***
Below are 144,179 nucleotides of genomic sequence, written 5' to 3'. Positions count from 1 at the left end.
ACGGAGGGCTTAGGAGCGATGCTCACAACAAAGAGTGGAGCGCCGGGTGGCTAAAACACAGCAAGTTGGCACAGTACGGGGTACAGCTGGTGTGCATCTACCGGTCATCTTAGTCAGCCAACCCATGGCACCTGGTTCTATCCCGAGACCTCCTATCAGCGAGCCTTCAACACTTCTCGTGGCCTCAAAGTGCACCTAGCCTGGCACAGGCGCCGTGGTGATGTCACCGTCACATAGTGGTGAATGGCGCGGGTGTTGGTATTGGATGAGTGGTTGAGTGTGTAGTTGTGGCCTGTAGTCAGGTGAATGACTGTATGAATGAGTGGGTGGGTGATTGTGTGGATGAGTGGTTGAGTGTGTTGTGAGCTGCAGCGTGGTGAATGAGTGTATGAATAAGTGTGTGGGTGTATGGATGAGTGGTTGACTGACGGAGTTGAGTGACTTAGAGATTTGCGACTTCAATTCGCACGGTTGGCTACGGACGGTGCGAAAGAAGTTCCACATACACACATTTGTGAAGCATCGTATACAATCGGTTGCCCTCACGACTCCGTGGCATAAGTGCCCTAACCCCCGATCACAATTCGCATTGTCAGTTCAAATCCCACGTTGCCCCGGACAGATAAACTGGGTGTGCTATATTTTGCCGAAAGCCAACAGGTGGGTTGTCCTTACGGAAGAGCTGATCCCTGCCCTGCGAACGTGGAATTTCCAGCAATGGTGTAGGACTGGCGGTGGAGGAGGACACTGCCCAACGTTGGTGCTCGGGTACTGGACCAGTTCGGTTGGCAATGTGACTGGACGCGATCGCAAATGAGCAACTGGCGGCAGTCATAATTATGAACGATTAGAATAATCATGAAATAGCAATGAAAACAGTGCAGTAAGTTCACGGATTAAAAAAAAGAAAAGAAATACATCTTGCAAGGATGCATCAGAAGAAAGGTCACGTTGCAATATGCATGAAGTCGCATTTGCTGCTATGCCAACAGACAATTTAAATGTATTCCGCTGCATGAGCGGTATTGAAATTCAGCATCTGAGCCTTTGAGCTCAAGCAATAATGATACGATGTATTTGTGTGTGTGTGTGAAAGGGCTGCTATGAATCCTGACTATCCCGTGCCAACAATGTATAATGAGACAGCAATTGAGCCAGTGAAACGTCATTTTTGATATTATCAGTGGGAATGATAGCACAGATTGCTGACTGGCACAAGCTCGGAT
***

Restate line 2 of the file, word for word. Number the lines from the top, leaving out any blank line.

ACGGAGGGCTTAGGAGCGATGCTCACAACAAAGAGTGGAGCGCCGGGTGGCTAAAACACAGCAAGTTGGCACAGTACGGGGTACAGCTGGTGTGCATCTACCGGTCATCTTAGTCAGCCAACCCATGGCACCTGGTTCTATCCCGAGACCTCCTATCAGCGAGCCTTCAACACTTCTCGTGGCCTCAAAGTGCACCTAGCCTGGCACAGGCGCCGTGGTGATGTCACCGTCACATAGTGGTGAATGGCGCGGGTGTTGGTATTGGATGAGTGGTTGAGTGTGTAGTTGTGGCCTGTAGTCAGGTGAATGACTGTATGAATGAGTGGGTGGGTGATTGTGTGGATGAGTGGTTGAGTGTGTTGTGAGCTGCAGCGTGGTGAATGAGTGTATGAATAAGTGTGTGGGTGTATGGATGAGTGGTTGACTGACGGAGTTGAGTGACTTAGAGATTTGCGACTTCAATTCGCACGGTTGGCTACGGACGGTGCGAAAGAAGTTCCACATACACACATTTGTGAAGCATCGTATACAATCGGTTGCCCTCACGACTCCGTGGCATAAGTGCCCTAACCCCCGATCACAATTCGCATTGTCAGTTCAAATCCCACGTTGCCCCGGACAGATAAACTGGGTGTGCTATATTTTGCCGAAAGCCAACAGGTGGGTTGTCCTTACGGAAGAGCTGATCCCTGCCCTGCGAACGTGGAATTTCCAGCAATGGTGTAGGACTGGCGGTGGAGGAGGACACTGCCCAACGTTGGTGCTCGGGTACTGGACCAGTTCGGTTGGCAATGTGACTGGACGCGATCGCAAATGAGCAACTGGCGGCAGTCATAATTATGAACGATTAGAATAATCATGAAATAGCAATGAAAACAGTGCAGTAAGTTCACGGATTAAAAAAAAGAAAAGAAATACATCTTGCAAGGATGCATCAGAAGAAAGGTCACGTTGCAATATGCATGAAGTCGCATTTGCTGCTATGCCAACAGACAATTTAAATGTATTCCGCTGCATGAGCGGTATTGAAATTCAGCATCTGAGCCTTTGAGCTCAAGCAATAATGATACGATGTATTTGTGTGTGTGTGTGAAAGGGCTGCTATGAATCCTGACTATCCCGTGCCAACAATGTATAATGAGACAGCAATTGAGCCAGTGAAACGTCATTTTTGATATTATCAGTGGGAATGATAGCACAGATTGCTGACTGGCACAAGCTCGGAT